In case you missed it, the Twins finally brought an end to this year’s post-qualifying offer market, inking first baseman/DH Kendrys Morales to a deal that will pay him at a $12MM annual rate (around $7.5MM for the rest of the year). Morales will ultimately take home slightly less than Nelson Cruz takes home from the Orioles, though he’ll have to play much fewer games to earn it and will not be eligible for a qualifying offer next year. (Of course, he will also fall well shy of the $14.1MM qualifying offer that he rejected.)
Here’s the latest on the Morales signing:
- The Mariners did make an offer to Morales within the last two days, tweets Geoff Baker of the Seattle Times. The value of the offer was not reported. Seattle, of course, will not receive any draft compensation for losing Morales, since he waited to sign until after the first day of this year’s amateur draft.
- Yankees manager Joe Girardi says that he was not involved in any discussions about the possibility of adding Morales, reports Brendan Kuty of NJ.com. “[W]e thought [Mark Teixeira‘s] injury wasn’t going to keep him out for a long period of time,” explained Girardi. “We were pretty confident that we were going to get [Carlos Beltran] back.” While New York had been said to be a possible suitor, the most recent report indicated that the team had been rebuffed when it asked agent Scott Boras to hold off on signing while the team evaluated the health of Teixeira and Beltran.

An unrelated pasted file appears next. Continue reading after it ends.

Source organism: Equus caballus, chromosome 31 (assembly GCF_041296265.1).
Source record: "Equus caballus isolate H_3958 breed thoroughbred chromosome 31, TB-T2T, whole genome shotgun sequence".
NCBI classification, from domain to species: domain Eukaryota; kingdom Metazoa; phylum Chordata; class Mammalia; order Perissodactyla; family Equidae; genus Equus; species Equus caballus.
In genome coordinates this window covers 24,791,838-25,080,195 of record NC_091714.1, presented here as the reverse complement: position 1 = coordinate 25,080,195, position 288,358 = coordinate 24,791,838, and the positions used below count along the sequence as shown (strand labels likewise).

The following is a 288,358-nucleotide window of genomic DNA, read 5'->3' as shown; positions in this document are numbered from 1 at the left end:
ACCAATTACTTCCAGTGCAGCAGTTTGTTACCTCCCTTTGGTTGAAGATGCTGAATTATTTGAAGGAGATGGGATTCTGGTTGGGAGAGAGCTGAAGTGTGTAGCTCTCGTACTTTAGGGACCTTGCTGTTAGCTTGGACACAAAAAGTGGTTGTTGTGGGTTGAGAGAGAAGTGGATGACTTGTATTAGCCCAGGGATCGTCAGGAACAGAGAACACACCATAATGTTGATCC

- Morales is likely to slot right into the Twins‘ MLB lineup in spite of his layoff, reports Mike Berardino of the St. Paul Pioneer Press. He figures to provide an immediate boost to the offense, even if he’s rusty, as Minnesota has received scant production from the first base and designated hitter slots in the lineup. On the other hand, it would be surprising to see the team take at bats away from Joe Mauer, and utilizing Morales as the primary DH will mean that the team can put only one of its two most productive hitters thus far (catchers Kurt Suzuki and Josmil Pinto) in the lineup. Of course, Suzuki remains a candidate to be traded away over the summer.
- Adding Morales represents another move that increases the Twins‘ ability to compete in the short term without sacrificing long-term value, writes Dan Szymborski for ESPN.com (Insider subscription required). Morales projects to be a roughly league-average DH, says Szymborski, but that sort of player would cost prospects to acquire via trade. And while the team may still have an uphill path to contention, it does sit just under .500, only five back in the AL Central and two-and-a-half out of the Wild Card. Like Ricky Nolasco and Phil Hughes, who were inked to long-term deals over the offseason, Morales does not require Minnesota to cough up a draft choice.